Going into the new adaptation of the 1960s TV show “The Green Hornet”, you’re likely to wonder, was it really necessary to make this movie in 3D? The answer is, no, not really. Director Michel Gondry has some fun with it, mostly during Kato’s (Jay Chou) fight scenes. Aside from that, however, the 3D presentation adds little to movie beyond the awkwardness of trying to make a cumbersome pair of 3D glasses sit comfortably on your face. Gondry’s inventive visual style is on display throughout the film—most notably in a great shot that splits and follows two characters, then splits again, and again and again, until a single shot has branched out exponentially—but never in a way that justifies the post-production 3D conversion. “The Green Hornet” is not a movie that is enhanced by 3D.
That pesky rant out of the way, “The Green Hornet” is better than expected. It isn’t mind blowing, and it certainly could have been better, but overall, it’s a fun, entertaining take on a superhero movie. Having said that, if you’re not a fan of Seth Rogan, and a lot of you aren’t, you might want to skip this movie. Rogan’s fingerprints are even more prominent that Gondry’s, and it is more Rogan’s (and his writing partner Evan Goldberg) film than anyone else’s.
Rogan plays Britt Reid, a spoiled rich kid who’s never done anything more worthwhile than throw kickass parties in his entire life. When his stern, newspaper publisher father (Tom Wilkinson) dies, Britt is forced to make some grown up decisions. An encounter with his father’s mechanic/barista Kato (Chou), leads to them becoming superheroes, though superheroes masquerading as villains in order to infiltrate the criminal underworld, which is controlled exclusively by Chudnofsky (Christoph Waltz). Thus, The Green Hornet is born. Mostly the masked crime fighters drive around in a sweet bulletproof car with lots of guns and rockets and a flamethrower, trying to figure out what the hell they’re doing.
“The Green Hornet” is best in the scenes between Rogan and Chou. The two have a chemistry that fuels a natural back and forth, which turns to chippy bickering as the pressure of secret identities and vigilantism creates a rift in their friendship. It’s good that these interactions work, because that’s where the majority of the film is spent. Again, this is very much in line with everything that Seth Rogan is identified with, so if you’re not a fan. . . But if you can get past that and stomach Rogan for a while it’s worth it since almost all of his scenes are with Kato, and Chou’s Kato is the best character in the entire movie. Kato is a welcome surprise, with a understated smart-ass aspect to his personality that could almost be mistaken for innocence or naïveté if not for the mischievous glint in his eye.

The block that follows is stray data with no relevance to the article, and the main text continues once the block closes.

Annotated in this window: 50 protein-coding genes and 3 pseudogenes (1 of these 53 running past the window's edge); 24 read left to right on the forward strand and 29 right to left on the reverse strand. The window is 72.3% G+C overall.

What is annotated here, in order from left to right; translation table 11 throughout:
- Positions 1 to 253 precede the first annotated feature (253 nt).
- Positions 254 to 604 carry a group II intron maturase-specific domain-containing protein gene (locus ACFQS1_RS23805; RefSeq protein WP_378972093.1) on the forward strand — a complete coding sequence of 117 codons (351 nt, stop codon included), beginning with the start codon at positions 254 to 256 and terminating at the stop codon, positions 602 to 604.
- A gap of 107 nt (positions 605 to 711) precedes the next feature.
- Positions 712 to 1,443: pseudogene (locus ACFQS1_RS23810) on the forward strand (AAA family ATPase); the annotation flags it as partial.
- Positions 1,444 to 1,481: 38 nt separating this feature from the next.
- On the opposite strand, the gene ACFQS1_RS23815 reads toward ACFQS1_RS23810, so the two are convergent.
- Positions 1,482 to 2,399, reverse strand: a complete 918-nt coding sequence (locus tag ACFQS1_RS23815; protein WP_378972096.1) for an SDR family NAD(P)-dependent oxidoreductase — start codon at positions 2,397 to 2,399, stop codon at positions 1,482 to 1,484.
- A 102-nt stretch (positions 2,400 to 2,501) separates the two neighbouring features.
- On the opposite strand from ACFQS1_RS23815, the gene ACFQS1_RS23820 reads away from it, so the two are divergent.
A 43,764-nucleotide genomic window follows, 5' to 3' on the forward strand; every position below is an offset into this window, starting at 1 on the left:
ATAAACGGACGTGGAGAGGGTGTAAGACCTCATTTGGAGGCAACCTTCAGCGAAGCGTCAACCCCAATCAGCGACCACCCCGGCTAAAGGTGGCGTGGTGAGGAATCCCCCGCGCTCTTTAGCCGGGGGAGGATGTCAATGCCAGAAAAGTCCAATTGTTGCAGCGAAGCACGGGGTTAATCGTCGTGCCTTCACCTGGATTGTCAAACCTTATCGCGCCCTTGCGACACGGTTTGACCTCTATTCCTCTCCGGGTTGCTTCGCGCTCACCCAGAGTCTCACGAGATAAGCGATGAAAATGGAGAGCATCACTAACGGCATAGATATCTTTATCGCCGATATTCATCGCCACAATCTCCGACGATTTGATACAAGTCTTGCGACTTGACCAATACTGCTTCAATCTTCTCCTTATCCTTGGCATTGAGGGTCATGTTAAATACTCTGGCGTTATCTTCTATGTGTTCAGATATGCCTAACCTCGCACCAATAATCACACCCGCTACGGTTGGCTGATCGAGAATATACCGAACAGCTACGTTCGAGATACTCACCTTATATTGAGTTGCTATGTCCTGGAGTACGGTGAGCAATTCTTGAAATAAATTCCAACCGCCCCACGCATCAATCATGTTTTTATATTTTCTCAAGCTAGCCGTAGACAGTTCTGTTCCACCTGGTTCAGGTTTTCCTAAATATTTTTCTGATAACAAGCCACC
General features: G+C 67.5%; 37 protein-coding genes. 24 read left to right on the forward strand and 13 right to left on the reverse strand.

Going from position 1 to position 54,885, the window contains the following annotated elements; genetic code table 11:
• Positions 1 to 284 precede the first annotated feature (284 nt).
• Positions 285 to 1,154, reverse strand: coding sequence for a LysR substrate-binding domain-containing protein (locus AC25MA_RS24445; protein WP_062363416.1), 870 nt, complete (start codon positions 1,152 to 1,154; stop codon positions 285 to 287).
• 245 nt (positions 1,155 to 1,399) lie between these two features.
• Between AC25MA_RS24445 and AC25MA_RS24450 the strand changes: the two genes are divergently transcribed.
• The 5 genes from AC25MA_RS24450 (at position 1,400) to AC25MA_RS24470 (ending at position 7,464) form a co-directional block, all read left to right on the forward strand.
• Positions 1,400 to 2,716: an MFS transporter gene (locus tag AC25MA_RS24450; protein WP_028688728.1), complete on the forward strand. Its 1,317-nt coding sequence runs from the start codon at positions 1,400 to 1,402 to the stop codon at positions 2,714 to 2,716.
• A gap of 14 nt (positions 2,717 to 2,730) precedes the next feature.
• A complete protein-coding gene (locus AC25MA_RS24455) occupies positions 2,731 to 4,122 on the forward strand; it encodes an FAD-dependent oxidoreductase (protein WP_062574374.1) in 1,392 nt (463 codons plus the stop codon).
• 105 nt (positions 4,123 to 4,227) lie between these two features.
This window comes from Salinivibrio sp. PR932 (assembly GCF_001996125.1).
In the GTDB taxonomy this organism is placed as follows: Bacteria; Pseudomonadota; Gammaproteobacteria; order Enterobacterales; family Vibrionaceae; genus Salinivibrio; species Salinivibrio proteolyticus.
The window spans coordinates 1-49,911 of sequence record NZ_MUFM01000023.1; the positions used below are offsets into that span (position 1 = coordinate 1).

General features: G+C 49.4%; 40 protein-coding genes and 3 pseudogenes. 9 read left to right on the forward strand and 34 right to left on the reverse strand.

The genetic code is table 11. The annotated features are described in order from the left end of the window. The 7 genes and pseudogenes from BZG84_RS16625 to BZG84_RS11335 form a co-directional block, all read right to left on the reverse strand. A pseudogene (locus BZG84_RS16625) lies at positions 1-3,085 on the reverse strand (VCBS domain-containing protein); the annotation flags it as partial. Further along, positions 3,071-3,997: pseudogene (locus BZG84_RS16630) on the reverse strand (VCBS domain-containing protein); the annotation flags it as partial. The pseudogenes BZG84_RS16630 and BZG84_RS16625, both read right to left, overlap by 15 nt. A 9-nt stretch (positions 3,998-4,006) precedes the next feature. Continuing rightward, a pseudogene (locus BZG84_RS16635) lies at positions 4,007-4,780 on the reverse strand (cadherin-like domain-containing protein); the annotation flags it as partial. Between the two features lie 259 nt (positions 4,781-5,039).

The other place where “The Green Hornet” succeeds pretty well is in the in the action. In the TV show Bruce Lee, who is of course the greatest on screen martial artist of all time, played Kato. Those are big shoes to fill, and while he is no Bruce Lee, Chou is a passable badass. Once you get into the heart of the film, after all the building blocks are in place and the exposition is taken care of, which happens with merciful quickness, there are car chases and fist fights galore. And thankfully where these clashes are concerned, Gondry wisely places Chou front and center, leaving Rogan to skulk on the periphery.
While the action and momentum of the plot are enough to propel you past the smaller hiccups and potholes in the story, there are a number of places where the pace of “The Green Hornet” drags. The primary culprit is the subplot dealing with Britt’s secretary Lenore Case (Cameron Diaz), an awkward attempt to have some semblance of a love interest. The character is a completely unnecessary plot complication, totally uninteresting, and only serves to drive a wedge between Britt and Kato, and to introduce a clumsy theme about responsibility and integrity in media. It doesn’t fit with the rest of the movie, and is never developed any further than to say there should be more ideals and responsibility in journalism.
Christoph Waltz is also a disappointment, which, in itself, is a disappointment. The issue is not so much with his performance, as with the character of Chudnofsky. He controls all crime in Los Angeles, no small feat, and in his first scene, which also features a great cameo from James Franco, he seems like he is going to be a hardcore, scary as hell villain. Only that’s not the case. Chudnofsky is more concerned with people viewing him as scary than actually being scary. Basically he wants people to be afraid of him the way a nerdy kid wants the cool kids to like him. He’s more of a cartoon than a badguy. Rogan and Goldberg should have made Chudnofsky a straight-up, stone-cold killer instead of a neurotic, soft-spoken criminal overlord. You know Waltz can pull off that role, and it would provide a nice counter to the silliness that permeates the Britt/Kato dynamic. That sort of balance would have helped “The Green Hornet” immensely.
Though there are problems, and the whole thing is pretty uneven, “The Green Hornet” is a reasonable success. It’s a fun movie that is visually interesting even in small moments, like when Gondry moves his camera across a stream of newspapers flowing off of the presses, or into Kato’s brain as he is about to dismantle a group of armed thugs. Beyond that, “The Green Hornet” is a decently entertaining film, and nothing more spectacular than that.